Cooking with Flowers

There is a surprising amount of flowers growing in our garden this are actually edible.

Edible flowers have been used for years in cooking or as decorations for various dishes.

They can add colour, flavour , and personality to even the most simple of dishes. Many of the top chefs in the UK and indeed throughout the world are increasingly using more and more edible flowers to enhance their salads, as well as for decoration on appetizers, starters, cakes , and many other dishes.

Before you start searching your garden for flowers to include in your salad, you need to know which ones are edible and which are not. Growing them yourself is always best as that way you can be confident that they are clean, fresh and free from pests and disease.

There are dozens of plants and flowers that are safe to eat. Some of the most obvious ones include Basil, Chives, Dill , and Lavender. There are other edible flowers commonly found in Britain that are perhaps less obvious, for example; the Dandelion, English Daisy, Mallow, Okra, Pansy and the Primrose can bring colour and texture to even the most humble of dishes and are all perfectly safe to eat.


These are often used as a decorative garnish because of their bright colour. However, they also have a wonderfully peppery taste, so are great in salads or as an edible garnish.


The iconic sunflower has a leafy, slightly bitter taste. If you are cooking them you should lightly steam petals to lessen the bitterness. Unopened flower buds can be steamed like artichokes.


Depending on the variety, Angelicas range from pale lavender-blue to deep rose and have a liquorice-like flavour.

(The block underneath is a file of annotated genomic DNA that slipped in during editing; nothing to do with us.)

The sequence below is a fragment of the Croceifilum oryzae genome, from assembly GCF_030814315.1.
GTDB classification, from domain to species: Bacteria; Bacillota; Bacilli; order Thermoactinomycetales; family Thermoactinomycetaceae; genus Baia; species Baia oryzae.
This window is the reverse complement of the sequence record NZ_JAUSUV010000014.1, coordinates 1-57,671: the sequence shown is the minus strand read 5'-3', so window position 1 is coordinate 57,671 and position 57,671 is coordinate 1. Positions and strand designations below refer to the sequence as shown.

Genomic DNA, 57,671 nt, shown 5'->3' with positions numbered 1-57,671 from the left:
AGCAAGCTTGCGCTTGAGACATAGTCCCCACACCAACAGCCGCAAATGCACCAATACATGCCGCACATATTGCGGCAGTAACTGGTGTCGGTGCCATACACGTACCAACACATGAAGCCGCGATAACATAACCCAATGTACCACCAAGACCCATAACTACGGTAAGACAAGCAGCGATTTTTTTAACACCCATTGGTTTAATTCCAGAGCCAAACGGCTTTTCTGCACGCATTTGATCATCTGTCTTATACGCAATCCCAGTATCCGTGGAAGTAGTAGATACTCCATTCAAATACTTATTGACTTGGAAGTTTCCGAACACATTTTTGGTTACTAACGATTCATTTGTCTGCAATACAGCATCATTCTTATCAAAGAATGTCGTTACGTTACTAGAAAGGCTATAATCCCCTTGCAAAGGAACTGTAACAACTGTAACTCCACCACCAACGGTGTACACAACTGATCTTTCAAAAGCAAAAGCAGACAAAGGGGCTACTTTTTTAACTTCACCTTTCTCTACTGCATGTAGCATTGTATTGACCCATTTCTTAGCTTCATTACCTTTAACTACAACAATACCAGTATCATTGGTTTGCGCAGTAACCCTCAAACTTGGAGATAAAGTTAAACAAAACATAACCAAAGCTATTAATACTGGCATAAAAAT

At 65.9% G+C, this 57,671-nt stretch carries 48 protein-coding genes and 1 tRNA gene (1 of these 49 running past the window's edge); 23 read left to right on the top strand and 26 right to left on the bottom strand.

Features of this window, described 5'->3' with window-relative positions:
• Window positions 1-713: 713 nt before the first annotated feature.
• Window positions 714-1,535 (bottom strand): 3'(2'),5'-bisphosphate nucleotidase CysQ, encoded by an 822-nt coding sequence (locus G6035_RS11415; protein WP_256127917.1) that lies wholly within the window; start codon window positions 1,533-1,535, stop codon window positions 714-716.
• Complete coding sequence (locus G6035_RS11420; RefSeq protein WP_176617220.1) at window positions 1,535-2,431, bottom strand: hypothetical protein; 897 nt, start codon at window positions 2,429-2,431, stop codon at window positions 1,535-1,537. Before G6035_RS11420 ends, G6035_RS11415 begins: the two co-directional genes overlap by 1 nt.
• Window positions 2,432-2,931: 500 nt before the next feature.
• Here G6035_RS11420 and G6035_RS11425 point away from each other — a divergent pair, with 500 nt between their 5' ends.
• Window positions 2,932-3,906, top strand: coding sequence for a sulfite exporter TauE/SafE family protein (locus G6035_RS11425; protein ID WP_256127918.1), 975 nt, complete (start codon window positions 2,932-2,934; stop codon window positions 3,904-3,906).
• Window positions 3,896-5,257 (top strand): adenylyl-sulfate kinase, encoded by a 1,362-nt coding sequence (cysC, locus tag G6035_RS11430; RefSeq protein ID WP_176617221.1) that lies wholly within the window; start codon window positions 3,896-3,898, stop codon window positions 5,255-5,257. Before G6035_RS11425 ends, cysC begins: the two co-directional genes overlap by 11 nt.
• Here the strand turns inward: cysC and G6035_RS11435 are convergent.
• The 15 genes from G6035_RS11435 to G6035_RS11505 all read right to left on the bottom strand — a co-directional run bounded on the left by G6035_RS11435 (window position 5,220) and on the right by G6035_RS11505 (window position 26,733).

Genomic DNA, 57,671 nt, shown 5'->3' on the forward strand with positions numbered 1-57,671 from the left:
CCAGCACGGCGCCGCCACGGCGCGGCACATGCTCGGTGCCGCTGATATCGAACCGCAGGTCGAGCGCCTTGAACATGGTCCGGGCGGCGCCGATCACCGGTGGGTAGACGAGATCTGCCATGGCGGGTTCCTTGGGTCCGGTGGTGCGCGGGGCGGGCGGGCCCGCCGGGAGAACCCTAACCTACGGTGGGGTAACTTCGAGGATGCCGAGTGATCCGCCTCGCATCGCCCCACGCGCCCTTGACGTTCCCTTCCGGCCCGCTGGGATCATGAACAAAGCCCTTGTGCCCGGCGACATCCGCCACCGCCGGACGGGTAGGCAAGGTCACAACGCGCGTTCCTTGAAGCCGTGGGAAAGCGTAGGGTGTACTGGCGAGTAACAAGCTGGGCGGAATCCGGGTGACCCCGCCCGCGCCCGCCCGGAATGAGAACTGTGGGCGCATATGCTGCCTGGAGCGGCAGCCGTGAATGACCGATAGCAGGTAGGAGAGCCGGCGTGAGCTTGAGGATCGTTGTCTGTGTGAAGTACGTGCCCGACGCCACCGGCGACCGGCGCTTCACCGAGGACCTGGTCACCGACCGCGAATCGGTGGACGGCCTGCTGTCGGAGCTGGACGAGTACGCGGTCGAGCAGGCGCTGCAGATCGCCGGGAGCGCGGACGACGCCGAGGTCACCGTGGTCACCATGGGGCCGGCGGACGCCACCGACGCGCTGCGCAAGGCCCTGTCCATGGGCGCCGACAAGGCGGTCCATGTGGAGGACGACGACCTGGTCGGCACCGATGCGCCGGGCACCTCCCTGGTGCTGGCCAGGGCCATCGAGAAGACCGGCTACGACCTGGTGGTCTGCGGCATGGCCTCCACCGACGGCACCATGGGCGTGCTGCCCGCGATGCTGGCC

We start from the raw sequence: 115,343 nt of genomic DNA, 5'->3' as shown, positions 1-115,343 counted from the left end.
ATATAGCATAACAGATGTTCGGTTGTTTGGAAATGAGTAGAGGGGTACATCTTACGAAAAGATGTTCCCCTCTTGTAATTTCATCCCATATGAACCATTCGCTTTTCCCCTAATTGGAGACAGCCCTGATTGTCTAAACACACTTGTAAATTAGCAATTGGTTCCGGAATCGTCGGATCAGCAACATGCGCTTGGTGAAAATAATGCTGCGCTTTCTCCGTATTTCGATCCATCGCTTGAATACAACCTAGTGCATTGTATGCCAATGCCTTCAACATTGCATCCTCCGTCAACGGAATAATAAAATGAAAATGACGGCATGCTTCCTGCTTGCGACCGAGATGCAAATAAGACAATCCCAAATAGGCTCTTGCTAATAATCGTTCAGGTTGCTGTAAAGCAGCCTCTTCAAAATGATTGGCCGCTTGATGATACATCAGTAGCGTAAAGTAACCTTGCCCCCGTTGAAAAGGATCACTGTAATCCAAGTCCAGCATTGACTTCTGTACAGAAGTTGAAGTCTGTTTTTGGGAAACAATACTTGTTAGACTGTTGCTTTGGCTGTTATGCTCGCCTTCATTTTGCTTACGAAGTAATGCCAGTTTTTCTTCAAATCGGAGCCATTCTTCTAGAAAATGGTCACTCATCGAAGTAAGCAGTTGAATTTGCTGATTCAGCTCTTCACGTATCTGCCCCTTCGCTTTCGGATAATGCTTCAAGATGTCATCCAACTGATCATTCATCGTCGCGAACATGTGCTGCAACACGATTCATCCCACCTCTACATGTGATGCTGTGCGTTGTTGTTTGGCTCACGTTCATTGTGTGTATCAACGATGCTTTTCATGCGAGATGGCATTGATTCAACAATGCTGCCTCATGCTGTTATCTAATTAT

Blossoms come in a variety of colours, from white to pink to lavender; the flavour is similar to the leaves but milder.


Rose petals are often used in Middle Eastern cooking, to make syrups and jellies. Another easy, accessible way to cook with roses is to use rose water. Roses are very fragrant and can be used in sweet or savoury dishes.


While dandelions are rather easy to come by, make sure to harvest them only from organic gardens. Avoid any which are grown near roads or picked from lawns where chemicals may be present.


Like lavender, the flowers of lilac have an intensely floral flavour with lemon undertones. A little goes a long way, but one or two individual flowers added to a summer punch look wonderful and taste very refreshing.

Lily Calyx is our in-house flower whisperer, an expert on all things botanical and an enthusiastic orchids collector. She loves discussing the insights of the secret world of flowers, shares her gardening tips and hacks and moons over the latest additions to Serenata Flowers flower range. Ask Lily anything about flowers and we can guarantee she will have the answer.

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